Tom Goldman Tom Goldman is NPR's sports correspondent. His reports can be heard throughout NPR's news programming, including Morning Edition and All Things Considered, and NPR.org.
Tom Goldman
Steve Barrett/N/A

Tom Goldman

Correspondent, Sports

Tom Goldman is NPR's sports correspondent. His reports can be heard throughout NPR's news programming, including Morning Edition and All Things Considered, and NPR.org.

With a beat covering the entire world of professional sports, both in and outside of the United States, Goldman reporting covers the broad spectrum of athletics from the people to the business of athletics.

During his more than 20 years with NPR, Goldman has covered every major athletic competition including the Super Bowl, the World Series, the NBA Finals, golf and tennis championships, and the Olympic Games.

His pieces are diverse and include both perspective and context. Goldman often explores people's motivations for doing what they do, whether it's solo sailing around the world or pursuing a gold medal. In his reporting, Goldman searches for the stories about the inspirational and relatable amateur and professional athletes.

Goldman contributed to NPR's 2009 Edward R. Murrow award for his coverage of the 2008 Beijing Olympics and to a 2010 Murrow award for contribution to a series on high school football, "Friday Night Lives." Earlier in his career, Goldman's piece about Native American basketball players earned a 2004 Dick Schaap Excellence in Sports Journalism Award from the Center for the Study of Sport in Society at Northeastern University and a 2004 Unity Award from the Radio-Television News Directors Association.

In January 1990, Goldman came to NPR to work as an associate producer for sports with Morning Edition. For the next seven years he reported, edited and produced stories and programs. In June 1997, he became NPR's first full time sports correspondent.

For five years before NPR, Goldman worked as a news reporter and then news director in local public radio. In 1984, he spent a year living on an Israeli kibbutz. Two years prior he took his first professional job in radio in Anchorage, Alaska, at the Alaska Public Radio Network.

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Story Archive

At Winter Olympics, Russian Curler Suspected Of Doping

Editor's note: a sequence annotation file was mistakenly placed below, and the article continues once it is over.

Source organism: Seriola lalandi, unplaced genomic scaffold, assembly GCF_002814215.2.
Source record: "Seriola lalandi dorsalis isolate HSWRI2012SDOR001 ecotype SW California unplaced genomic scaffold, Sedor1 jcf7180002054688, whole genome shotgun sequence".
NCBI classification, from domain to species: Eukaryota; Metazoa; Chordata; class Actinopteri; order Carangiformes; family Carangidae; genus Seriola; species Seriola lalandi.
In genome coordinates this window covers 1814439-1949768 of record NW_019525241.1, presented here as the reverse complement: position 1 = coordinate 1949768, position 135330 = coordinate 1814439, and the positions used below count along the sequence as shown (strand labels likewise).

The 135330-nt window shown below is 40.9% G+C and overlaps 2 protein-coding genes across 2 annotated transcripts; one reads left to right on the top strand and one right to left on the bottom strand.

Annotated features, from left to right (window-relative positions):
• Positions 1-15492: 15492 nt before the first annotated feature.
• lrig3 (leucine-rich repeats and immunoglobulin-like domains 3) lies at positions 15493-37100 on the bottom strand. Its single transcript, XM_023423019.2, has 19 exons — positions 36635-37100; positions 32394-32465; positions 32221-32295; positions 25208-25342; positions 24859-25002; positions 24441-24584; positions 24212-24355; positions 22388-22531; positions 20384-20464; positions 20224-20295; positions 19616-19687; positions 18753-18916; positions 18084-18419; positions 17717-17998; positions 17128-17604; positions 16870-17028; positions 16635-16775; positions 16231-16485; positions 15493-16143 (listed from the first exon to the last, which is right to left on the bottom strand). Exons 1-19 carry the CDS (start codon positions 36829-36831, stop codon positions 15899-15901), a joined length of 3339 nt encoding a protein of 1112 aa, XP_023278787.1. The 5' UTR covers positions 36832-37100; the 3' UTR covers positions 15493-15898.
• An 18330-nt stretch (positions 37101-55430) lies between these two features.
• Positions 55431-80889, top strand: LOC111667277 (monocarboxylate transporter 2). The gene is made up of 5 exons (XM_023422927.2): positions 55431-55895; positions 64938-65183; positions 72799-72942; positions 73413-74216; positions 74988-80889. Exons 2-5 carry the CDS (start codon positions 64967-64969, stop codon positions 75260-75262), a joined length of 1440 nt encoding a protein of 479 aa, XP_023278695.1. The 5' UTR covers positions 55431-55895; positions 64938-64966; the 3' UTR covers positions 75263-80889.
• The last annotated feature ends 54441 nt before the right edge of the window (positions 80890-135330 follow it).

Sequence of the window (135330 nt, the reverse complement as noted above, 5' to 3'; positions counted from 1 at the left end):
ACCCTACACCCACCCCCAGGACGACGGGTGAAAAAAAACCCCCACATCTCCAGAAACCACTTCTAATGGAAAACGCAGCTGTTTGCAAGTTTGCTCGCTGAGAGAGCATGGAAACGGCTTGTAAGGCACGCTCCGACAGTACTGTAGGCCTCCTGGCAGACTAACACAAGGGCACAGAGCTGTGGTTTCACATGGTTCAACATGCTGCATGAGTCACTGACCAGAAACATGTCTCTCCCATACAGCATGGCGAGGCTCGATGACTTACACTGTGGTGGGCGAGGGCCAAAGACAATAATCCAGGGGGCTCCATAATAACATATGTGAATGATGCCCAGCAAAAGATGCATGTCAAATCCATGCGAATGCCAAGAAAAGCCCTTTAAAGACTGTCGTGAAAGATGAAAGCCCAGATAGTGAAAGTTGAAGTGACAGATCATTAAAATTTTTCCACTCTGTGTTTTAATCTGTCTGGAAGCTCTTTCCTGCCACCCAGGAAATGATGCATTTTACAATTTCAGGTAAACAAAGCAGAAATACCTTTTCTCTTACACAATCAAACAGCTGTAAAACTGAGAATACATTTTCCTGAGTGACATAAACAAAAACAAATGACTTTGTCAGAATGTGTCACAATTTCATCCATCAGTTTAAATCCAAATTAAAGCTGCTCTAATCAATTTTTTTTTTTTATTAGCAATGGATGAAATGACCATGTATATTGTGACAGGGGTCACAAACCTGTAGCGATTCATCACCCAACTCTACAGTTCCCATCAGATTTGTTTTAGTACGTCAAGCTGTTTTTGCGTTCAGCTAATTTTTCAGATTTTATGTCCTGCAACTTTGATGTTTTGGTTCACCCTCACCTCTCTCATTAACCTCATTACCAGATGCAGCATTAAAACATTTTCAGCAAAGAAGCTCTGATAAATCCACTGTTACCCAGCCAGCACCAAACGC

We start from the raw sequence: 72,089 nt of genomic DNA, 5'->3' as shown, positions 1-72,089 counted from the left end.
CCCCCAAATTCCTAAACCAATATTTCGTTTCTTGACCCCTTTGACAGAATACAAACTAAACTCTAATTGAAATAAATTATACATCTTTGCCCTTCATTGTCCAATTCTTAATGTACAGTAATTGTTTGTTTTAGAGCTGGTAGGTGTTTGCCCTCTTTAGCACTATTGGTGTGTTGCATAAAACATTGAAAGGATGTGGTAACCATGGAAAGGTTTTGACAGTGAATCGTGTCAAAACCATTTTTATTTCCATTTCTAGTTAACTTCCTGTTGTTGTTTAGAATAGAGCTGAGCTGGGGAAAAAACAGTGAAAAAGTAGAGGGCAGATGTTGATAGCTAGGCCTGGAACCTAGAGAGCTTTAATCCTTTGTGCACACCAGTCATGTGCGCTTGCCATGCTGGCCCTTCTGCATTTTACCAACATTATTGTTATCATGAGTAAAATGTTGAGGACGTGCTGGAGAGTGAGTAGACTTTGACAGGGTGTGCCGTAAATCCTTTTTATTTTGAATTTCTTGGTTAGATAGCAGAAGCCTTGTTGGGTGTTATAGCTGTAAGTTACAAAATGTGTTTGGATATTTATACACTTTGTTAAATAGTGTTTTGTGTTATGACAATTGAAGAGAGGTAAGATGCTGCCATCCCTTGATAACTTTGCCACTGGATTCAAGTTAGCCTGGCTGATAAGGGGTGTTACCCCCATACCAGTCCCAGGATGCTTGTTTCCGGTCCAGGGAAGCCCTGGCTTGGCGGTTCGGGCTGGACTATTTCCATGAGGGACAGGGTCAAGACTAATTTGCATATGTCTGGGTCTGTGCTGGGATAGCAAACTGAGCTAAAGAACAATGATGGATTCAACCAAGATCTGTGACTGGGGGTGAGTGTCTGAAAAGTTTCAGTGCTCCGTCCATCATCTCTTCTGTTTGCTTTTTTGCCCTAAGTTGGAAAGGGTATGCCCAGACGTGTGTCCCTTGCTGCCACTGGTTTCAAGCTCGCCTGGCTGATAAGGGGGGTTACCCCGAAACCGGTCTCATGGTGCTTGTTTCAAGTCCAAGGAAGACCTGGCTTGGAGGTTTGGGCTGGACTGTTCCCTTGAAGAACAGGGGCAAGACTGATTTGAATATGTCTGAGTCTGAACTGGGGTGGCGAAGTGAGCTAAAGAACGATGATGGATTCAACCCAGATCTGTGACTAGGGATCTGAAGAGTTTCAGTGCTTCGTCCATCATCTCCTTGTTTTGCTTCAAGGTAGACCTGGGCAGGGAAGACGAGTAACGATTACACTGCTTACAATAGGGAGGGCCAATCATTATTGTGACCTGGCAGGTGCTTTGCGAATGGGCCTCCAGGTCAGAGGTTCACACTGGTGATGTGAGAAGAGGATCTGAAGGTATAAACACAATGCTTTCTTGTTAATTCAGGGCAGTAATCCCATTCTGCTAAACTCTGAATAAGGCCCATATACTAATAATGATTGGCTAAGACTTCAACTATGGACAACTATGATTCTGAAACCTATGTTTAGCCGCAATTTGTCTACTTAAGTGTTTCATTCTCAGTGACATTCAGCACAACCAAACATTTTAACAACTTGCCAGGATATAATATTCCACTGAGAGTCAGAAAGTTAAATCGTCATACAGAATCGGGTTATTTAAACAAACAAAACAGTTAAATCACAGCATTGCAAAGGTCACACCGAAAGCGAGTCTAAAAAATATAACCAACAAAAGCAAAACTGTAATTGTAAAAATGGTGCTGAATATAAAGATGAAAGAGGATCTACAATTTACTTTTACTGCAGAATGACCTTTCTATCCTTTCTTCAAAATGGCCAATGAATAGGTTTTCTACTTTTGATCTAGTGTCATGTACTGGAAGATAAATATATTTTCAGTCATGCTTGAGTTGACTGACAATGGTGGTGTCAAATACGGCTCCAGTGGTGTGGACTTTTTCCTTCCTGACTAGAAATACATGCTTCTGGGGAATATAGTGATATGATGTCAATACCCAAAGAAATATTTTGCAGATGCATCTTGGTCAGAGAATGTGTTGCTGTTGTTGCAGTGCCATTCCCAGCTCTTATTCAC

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Olympics: U.S. Falls Behind In Skiing, Figure Skating

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Mikaela Shiffrin, Of The U.S., Wins Gold In Women's Giant Slalom

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What's Missing From Hockey In The Pyeongchang Winter Olympics

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Olympic Results: Germany Leads Medal Count

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How Olympians Cope With The Terror Of Downhill Alpine Skiing

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Uncertainty Over Russian Athletes' Participation Clouds Olympics

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Saturday Sports: Fallout Continues Over Gymnastics Sex Abuse

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Gymnastics Sexual Abuse Case Puts Spotlight On Protecting Athletes

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The Highs And Lows Of This Year's NBA Season

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Aaron Hernandez (81), of the New England Patriots, lost his helmet during this play against the New York Jets in 2011. Hernandez killed himself in 2017, and researchers found that he had had one of the most severe cases of CTE ever seen in someone his age. Elsa/Getty Images hide caption

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Repeated Head Hits, Not Just Concussions, May Lead To A Type Of Chronic Brain Damage

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